So what was I embarked on? To the world at large, I was coy: “To hike from Land's End to somewhere”. My goal was actually to hike the thousand miles from Land’s End to John o’ Groats.  But, at that moment, my knees and other ailments (63 years in the making) made the destination more dream than reality. I wasn't thick-skinned enough to tell my friends about my intentions and then retire in ignominy a few days later. So, in the contemporaneous draft of this journal, my hike was an unspecific “From Land's End to somewhere”. My friends could deduce failure but hardly prove it.

Land’s End is the southwestern tip of the English mainland.  John o’ Groats is the northeastern tip of the Scottish mainland, though purists might argue that it’s actually the northeastern-most village. Duncansby Head, two miles to its east, is the physical tip, a distinction that didn't bother me. Beyond the mainland are islands – the Scilly Isles in the south and the Orkneys and Shetlands in the north. To include them in the “end-to-end” hike, as this length-of-Britain route is often called, would add little to the mileage or the challenge.

Why does a retired American make this arduous, very long walk? Hopefully the answers will emerge, even for me, as I write this journal. Certainly the word "American" needs interpretation in terms of my British origins. But much of the answer is expressed in a few humble and plaintiff words: to prove I still can.

The Land's End cliffs are a prohibited-access, conservation area, dangerously unstable even in good weather, and they were too close for comfort in the semi-dark and poor weather to try to make my way down to the water. I hung about in a tacky tourist complex until 7.15 am, in a growing gale, then decided there was no point in waiting. The tourist complex was closed at this hour. The Land’s End Hotel would have stamped a card to testify to the start of my hike so that I could pay someone for a completion certificate when I finished. But, like fellow hiker Dave Greenwood, I couldn’t be bothered. As Dave wrote in his blog, “I’m not doing this for them, I’m doing it for me”.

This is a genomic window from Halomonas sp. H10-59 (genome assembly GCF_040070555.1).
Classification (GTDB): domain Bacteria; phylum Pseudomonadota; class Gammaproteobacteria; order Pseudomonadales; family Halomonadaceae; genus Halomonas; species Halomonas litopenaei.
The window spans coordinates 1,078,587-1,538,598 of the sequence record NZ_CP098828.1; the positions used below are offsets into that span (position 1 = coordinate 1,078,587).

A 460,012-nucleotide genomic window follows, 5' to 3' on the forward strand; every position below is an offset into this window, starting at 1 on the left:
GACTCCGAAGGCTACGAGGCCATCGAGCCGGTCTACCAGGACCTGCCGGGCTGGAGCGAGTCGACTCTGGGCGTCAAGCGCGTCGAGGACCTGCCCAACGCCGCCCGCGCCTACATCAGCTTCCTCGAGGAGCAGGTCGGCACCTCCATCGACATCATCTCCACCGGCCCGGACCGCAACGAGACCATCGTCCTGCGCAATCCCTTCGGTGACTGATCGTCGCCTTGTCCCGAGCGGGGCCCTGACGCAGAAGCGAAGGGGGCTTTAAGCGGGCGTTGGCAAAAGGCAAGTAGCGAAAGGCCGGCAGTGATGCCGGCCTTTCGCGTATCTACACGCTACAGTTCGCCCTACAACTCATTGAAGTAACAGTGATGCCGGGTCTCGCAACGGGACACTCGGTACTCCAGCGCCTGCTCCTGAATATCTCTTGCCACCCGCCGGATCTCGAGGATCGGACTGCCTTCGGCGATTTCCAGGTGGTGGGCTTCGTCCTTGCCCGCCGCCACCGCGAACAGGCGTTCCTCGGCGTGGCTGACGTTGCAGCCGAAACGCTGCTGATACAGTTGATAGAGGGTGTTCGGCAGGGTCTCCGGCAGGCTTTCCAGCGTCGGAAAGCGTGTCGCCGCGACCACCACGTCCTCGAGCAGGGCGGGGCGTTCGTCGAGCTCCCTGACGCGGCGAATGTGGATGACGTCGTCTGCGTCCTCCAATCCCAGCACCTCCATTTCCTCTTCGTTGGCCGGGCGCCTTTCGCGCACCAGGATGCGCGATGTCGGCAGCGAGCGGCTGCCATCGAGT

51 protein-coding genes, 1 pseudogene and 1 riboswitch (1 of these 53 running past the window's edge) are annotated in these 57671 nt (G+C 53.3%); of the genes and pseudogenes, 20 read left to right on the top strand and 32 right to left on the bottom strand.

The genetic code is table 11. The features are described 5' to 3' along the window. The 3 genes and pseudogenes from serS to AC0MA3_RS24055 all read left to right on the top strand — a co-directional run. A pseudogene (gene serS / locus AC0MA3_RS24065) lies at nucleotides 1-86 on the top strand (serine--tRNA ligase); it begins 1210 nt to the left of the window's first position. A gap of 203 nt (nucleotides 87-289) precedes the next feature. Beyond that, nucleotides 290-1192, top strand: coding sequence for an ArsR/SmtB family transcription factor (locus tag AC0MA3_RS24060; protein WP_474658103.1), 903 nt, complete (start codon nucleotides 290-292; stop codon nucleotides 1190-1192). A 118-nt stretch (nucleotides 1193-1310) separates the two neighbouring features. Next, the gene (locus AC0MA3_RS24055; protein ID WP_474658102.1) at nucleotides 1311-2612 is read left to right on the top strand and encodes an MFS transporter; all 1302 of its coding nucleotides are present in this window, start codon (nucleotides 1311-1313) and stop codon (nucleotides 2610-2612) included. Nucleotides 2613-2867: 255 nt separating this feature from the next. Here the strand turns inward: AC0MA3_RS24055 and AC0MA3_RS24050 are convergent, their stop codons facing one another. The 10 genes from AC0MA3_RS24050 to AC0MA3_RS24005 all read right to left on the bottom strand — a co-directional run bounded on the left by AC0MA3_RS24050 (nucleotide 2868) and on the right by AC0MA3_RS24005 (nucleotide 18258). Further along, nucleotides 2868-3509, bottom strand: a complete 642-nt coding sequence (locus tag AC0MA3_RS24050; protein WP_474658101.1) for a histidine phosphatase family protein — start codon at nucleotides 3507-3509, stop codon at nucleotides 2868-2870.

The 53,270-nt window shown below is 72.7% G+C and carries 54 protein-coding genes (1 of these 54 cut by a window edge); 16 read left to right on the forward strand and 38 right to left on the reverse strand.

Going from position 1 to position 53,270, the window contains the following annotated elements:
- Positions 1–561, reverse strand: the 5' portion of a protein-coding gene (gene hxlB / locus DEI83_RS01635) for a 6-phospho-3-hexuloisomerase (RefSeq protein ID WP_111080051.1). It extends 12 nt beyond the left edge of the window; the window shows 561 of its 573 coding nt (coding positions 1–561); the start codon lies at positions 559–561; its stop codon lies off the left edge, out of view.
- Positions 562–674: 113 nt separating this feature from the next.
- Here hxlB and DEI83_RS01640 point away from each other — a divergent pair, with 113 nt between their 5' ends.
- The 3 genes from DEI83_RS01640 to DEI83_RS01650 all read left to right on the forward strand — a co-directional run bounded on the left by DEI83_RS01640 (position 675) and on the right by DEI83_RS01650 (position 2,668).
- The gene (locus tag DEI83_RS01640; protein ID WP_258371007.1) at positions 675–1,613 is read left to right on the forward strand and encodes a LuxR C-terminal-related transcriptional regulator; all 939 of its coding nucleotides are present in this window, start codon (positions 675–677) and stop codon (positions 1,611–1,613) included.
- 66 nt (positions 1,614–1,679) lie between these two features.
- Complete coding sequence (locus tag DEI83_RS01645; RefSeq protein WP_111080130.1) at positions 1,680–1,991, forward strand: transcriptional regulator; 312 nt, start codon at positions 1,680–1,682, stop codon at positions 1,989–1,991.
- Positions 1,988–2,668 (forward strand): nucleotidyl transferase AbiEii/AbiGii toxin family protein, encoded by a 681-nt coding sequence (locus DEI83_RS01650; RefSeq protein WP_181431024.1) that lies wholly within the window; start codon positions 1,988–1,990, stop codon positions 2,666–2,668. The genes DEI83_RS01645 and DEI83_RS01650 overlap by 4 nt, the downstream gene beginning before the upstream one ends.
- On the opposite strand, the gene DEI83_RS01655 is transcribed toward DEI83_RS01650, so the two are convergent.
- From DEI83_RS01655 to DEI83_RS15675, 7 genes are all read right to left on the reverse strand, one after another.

To depart Land’s End (LE) on this hike, one crosses a well-known “Start-Finish” line painted on the road. The word “Start” faces north-walking hikers, while “Finish” faces south-walking ones. There is a similar line at John o’ Groats (JOG) that I would see eight weeks later. The north-heading route is known as LEJOG, and the south-walking one JOGLE, the acronyms being formed from the names of the starting and finishing villages.  I was a LEJOGer.

The gale-force wind from the east packed hail with a 40 mph punch, pea-sized, lashing down at a 45-degree angle, quite hurtful and enough to carpet the streets. My instinct in these circumstances was not to take shelter, but to cover my day’s distance first. Thus I started my hike anyway, with foreboding about what first-day hail signified in terms of weather to come.